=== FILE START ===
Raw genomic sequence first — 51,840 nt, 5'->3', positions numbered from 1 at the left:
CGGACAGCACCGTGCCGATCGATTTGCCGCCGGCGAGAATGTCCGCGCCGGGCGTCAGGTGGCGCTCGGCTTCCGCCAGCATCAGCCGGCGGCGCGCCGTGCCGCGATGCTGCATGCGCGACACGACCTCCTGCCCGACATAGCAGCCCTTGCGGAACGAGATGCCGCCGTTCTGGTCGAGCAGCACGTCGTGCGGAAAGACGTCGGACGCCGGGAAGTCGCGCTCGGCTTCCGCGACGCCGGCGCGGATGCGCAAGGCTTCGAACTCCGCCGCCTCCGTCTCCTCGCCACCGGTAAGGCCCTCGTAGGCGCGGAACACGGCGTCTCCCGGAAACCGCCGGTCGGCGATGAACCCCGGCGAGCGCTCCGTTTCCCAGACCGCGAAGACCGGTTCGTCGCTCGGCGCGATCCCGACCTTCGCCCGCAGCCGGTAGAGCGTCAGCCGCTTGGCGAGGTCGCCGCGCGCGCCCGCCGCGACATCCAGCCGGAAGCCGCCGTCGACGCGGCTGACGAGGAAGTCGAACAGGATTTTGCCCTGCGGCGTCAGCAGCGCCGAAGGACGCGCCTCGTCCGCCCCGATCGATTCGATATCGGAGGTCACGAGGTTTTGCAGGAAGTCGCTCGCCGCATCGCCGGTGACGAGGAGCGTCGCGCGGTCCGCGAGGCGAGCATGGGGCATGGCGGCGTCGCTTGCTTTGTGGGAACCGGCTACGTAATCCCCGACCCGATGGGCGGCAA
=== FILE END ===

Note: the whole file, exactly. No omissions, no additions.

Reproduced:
Raw genomic sequence first — 51,840 nt, 5'->3', positions numbered from 1 at the left:
CGGACAGCACCGTGCCGATCGATTTGCCGCCGGCGAGAATGTCCGCGCCGGGCGTCAGGTGGCGCTCGGCTTCCGCCAGCATCAGCCGGCGGCGCGCCGTGCCGCGATGCTGCATGCGCGACACGACCTCCTGCCCGACATAGCAGCCCTTGCGGAACGAGATGCCGCCGTTCTGGTCGAGCAGCACGTCGTGCGGAAAGACGTCGGACGCCGGGAAGTCGCGCTCGGCTTCCGCGACGCCGGCGCGGATGCGCAAGGCTTCGAACTCCGCCGCCTCCGTCTCCTCGCCACCGGTAAGGCCCTCGTAGGCGCGGAACACGGCGTCTCCCGGAAACCGCCGGTCGGCGATGAACCCCGGCGAGCGCTCCGTTTCCCAGACCGCGAAGACCGGTTCGTCGCTCGGCGCGATCCCGACCTTCGCCCGCAGCCGGTAGAGCGTCAGCCGCTTGGCGAGGTCGCCGCGCGCGCCCGCCGCGACATCCAGCCGGAAGCCGCCGTCGACGCGGCTGACGAGGAAGTCGAACAGGATTTTGCCCTGCGGCGTCAGCAGCGCCGAAGGACGCGCCTCGTCCGCCCCGATCGATTCGATATCGGAGGTCACGAGGTTTTGCAGGAAGTCGCTCGCCGCATCGCCGGTGACGAGGAGCGTCGCGCGGTCCGCGAGGCGAGCATGGGGCATGGCGGCGTCGCTTGCTTTGTGGGAACCGGCTACGTAATCCCCGACCCGATGGGCGGCAA